The “new” General Motors has gotten around to Buick advertising – finally – and is hoping Americans, starting tonight, get a clearer impression of the brand’s positioning as approachable luxury. And Buick will lean heavily on March Madness, the annual tournament that stirs up ten of millions of college basketball fans. Buick’s sibling, Pontiac, had been a long-time March Madness partner, but Pontiac is gone now.
Buick is a leading auto sponsor of the NCAA’s March Madness tourney. The first TV commercial with Buick’s new positioning breaks during tonight’s broadcast, also available on truTV.com. Publicis Groupe’s Leo Burnett in Troy, Michigan, is national creative agency of record for Buick and handled. Actor Kevin Bacon is the new narrator for the brand’s ads. There’s no tag line; Buick says it doesn’t need one. Having no tag is probably a good thing considering all the silly ones it used starting in 2001. Remember “It’s All Good?” Probably not.
Yes, it’s certainly time for Buick to start tooting its own horn and making some relevant noise after dallying around most of the past decade with branded-engineered models and a revolving door of ad campaigns and ad tags. Buick’s newer, sleeker-looking models in recent years are a huge leap for the brand and attracting tons of positive ink from auto enthusiast mags. Problem is not enough people know .
Ads in recent months haven’t been very impressive, but GM had been busy developing new messaging for its volume Chevrolet brand and longtime lux brand, Cadillac. GM’s fourth vehicle brand, GMC, is in the best shape in terms of knowing what the brand stands for and able to communicate that message.
As part of Buick’s “approachable luxury” positioning, it has joined a corporate partnership with the NCAA, Turner Sports and CBS Sports to focus on the accomplishments of former student athletes who are now giving back to society and their communities. The auto brand and the NCAA will tell inspirational stories of these athletes in a new series dubbed the Buick Human Highlight Reel. Several :90 video stories of individual former athletes went live last night on ncaa.com/buick, where visitors are asked to submit other former NCAA athletes making a difference.
Turner is the producer, although some online stories are from Buick’s digital agency Digitas. Online user-generated ad community Zooppa will also contribute to the 50-to-60 stories Buick expects to eventually have on the site, the brand’s ad director, Craig Bierley, told me.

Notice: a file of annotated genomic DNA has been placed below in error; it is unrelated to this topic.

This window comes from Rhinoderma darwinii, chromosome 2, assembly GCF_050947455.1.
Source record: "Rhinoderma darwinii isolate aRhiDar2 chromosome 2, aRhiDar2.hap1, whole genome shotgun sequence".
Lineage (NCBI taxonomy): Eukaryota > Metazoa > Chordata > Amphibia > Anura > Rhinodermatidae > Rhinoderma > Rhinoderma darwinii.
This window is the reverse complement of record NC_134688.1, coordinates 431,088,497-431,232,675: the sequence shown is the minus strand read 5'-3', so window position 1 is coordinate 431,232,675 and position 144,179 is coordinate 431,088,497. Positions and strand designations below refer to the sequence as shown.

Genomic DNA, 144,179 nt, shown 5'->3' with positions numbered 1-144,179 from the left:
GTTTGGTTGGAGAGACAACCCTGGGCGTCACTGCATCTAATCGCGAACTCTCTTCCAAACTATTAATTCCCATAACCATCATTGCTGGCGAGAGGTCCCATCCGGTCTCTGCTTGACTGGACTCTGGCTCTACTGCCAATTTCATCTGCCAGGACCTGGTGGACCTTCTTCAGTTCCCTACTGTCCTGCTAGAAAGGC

Buick is also the exclusive title sponsor of a 30-minute TV show of select Human Highlight Reel stories that will air prior to the televised Final Four semi-final games April 2. The year-long initiative will extend into other NCAA sports, including football this fall, as well as the lacrosse championship and women’s soccer.
Buick is teaming with the the non-profit Samaritan’s Feet, founded by former U of North Dakota basketball player Emmanuel Ohonme, who attended today’s press conference at a downtown Detroit YMCA. Ohonme said Wisconsin missionaries gave him his first pair of shoes when he was 9 years old in his native Nigeria, which helped him dream of bigger and better things that eventually led him to this country. The NCAA has been a supporter of his non-profit and already helped donate shoes to more than 3 million youngsters in 40 countries. He is one of the featured video stories on the NCAA’s Human Highlight microsite with Buick.
Buick started giving away the first of 150 pairs of shoes and socks to needy Detroit kids today at the Y after the press conference.
During the long Final Four weekend in Houston, Buick, the NCAA and National Association of Basketball Coaches have partnered to donate 2,011 pairs of shoes and socks during the long Final Four weekend in Houston.
The GM brand will make a major splash in social media for the Human Highlight Reel with NCAA-sponsored apps on Facebook, Foursquare YouTube and Twitter.
Buick’s-NCAA Facebook app will let college round-ball fans post their team via a “March Madness badge” on their profile. The app will keep track of each team’s fan base.
Buick expects to generate a billion consumer impressions over the three weeks of the Final Four tourney, said Tony DiSalle, who became VP of the brand’s US marketing on Feb. 1.
Having two luxury car brands is going to be a tricky balancing act for GM, as it would for any automaker.
But DiSalle, Bierley and Chris Perry, VP of all GM’s marketing in this country, are all singing from the same song sheet when it comes to how the automaker plans to differentiate the two brands. They each told me that Buick owners have long been an inclusive bunch and like to be part of the community rather than above it. They’re referring to the good old ’50s, when Buicks were very popular purchases for doctors and lawyers. Still, the brand’s peak year was 1984, when Buick sold 941,611 cars in the U.S.
Meantime, the GM guys say Cadillac owners are more individualistic and more entrepreneurial.
Sounds good and probably looks even better on paper. Now let’s see how it plays out in real life.